Kirstyn McDermott, Jason Nahrung and Neale Thompson spruiking They Are Us at Voice FM’s The Arts Program.


 

2020 Calendar of Australian Literary Events

calendarWhile there are still plenty of events on offer this year, next year’s calendar is already getting busy, and so the calendar of Australian literary events for 2020 is now online! Of particular interest is the shift of the Bendigo Writers Festival to May from August (dates to come). As always, updates, notifications and corrections are appreciated.

Walking and wordage: finale

The September challenges have ended (the official ones, anyway) and it was a case of success and not so much on the two fronts.

The good news was the successful completion of Steptember, with all team members notching up their average 10,000 steps a day – and then some! – for the 28 days as well as, thanks to a last-day act of generosity, achieving our $500 fundraising total in support of those with cerebral palsy.

The added benefit of the exercise (all the exercise!) was making me aware of how sedentary I can be when I’m not clomping to the station for work, so the plan (failed already) is to try to do at least 6000 steps a day regardless of what else is on. So I’ll keep the step counter on the phone to nudge me along.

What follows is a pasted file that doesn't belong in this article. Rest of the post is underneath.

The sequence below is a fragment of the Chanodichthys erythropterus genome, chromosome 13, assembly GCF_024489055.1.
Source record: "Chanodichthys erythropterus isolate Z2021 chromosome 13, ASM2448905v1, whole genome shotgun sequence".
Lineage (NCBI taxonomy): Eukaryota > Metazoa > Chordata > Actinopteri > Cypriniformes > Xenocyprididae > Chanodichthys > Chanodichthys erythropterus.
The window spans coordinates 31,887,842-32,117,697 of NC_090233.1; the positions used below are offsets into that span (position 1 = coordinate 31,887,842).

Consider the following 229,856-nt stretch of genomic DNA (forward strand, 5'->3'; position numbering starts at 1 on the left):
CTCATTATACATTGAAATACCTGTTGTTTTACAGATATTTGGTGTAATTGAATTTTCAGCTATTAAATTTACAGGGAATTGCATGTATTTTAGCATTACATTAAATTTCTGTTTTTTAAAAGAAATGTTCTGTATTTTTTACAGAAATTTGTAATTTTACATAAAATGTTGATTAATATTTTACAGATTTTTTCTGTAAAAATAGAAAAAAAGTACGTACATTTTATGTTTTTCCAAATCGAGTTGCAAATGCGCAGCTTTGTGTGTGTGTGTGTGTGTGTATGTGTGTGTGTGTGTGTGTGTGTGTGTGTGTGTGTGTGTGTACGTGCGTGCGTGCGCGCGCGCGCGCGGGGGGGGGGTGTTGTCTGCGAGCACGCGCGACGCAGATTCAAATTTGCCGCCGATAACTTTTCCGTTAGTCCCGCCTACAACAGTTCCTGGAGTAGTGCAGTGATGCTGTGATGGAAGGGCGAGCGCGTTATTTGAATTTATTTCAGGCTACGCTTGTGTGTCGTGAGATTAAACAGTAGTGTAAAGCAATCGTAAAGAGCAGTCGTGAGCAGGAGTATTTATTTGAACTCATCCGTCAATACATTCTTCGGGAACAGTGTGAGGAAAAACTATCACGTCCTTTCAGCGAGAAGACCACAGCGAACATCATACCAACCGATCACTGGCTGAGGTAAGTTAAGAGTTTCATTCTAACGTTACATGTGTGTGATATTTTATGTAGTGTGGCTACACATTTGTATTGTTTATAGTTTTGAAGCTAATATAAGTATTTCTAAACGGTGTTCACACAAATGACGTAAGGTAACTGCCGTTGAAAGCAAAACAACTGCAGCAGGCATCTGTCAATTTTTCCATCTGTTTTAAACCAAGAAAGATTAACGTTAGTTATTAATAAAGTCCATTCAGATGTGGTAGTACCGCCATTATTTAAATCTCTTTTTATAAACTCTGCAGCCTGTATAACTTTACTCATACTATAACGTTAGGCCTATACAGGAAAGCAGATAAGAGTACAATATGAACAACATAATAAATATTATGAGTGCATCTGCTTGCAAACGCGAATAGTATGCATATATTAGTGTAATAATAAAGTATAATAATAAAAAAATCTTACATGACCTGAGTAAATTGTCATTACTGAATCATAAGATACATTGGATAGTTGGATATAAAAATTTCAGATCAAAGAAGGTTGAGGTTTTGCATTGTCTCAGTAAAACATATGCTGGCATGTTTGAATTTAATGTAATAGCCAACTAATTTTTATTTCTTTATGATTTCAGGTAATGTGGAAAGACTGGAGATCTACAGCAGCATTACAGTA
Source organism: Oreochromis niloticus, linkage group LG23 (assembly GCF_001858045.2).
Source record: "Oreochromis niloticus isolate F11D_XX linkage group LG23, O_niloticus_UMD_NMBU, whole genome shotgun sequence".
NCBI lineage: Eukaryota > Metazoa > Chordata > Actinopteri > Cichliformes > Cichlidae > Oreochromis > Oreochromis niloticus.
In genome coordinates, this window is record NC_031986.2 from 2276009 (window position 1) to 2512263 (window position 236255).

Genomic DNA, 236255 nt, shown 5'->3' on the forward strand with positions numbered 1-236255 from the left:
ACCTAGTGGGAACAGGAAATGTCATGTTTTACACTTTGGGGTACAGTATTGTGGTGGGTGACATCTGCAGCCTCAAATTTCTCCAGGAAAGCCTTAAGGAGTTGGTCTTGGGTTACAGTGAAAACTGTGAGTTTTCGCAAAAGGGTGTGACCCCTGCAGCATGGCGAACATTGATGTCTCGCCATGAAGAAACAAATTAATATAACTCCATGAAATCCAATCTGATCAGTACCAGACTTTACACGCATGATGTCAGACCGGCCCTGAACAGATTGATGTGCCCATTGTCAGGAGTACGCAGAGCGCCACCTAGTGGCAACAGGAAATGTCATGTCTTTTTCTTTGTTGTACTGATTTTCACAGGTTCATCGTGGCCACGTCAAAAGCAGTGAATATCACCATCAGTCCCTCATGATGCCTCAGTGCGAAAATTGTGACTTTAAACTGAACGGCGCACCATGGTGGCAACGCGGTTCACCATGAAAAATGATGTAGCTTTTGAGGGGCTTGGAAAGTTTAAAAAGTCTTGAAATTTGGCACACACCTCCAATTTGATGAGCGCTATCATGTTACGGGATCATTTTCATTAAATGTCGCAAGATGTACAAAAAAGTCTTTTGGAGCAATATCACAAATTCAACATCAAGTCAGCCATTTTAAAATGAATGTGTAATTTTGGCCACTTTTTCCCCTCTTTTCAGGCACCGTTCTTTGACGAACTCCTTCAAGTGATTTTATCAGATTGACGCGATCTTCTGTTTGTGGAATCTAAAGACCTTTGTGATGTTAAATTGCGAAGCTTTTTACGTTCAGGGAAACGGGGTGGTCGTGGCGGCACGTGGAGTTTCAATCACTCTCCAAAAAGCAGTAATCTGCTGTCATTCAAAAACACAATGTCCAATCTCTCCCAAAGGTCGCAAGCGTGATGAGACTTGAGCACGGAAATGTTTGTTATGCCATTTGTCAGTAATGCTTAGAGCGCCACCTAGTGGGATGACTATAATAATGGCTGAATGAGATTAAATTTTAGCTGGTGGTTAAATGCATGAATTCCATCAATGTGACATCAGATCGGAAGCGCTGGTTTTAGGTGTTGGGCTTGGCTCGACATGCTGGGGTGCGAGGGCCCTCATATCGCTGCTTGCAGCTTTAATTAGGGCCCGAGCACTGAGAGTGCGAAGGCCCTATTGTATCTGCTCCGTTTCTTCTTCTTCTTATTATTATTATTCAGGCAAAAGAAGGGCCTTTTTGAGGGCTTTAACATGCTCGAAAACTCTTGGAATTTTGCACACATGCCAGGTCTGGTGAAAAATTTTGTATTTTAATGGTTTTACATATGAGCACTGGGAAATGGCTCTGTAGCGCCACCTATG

On the other hand (foot?), the wordage for Writers Victoria’s #30kin30days never really took off, in line with expectations, but I still managed to end up with 5000-odd words on the page for Project Whimsy.

It’s formative stuff, trying to write into the time and the characters, and I’ve kept all of the prompts and exercises supplied by Writers Victoria to work through – hopefully this month.

Usually when the words aren’t flowing it means the project isn’t ready: characters aren’t realised, setting’s not solid, story isn’t geared up. A little research and more plotting and character work are called for before the fun stuff can start.

My aim would be to have a draft by the end of the year, but I’m trying to not put too much pressure on it. I also don’t have a word limit, so it can be as long as it needs to be to tell the story. Let’s see how it all goes!

 

Flowers in the footpath

Flowers in the footpath – I think there’s a message in there.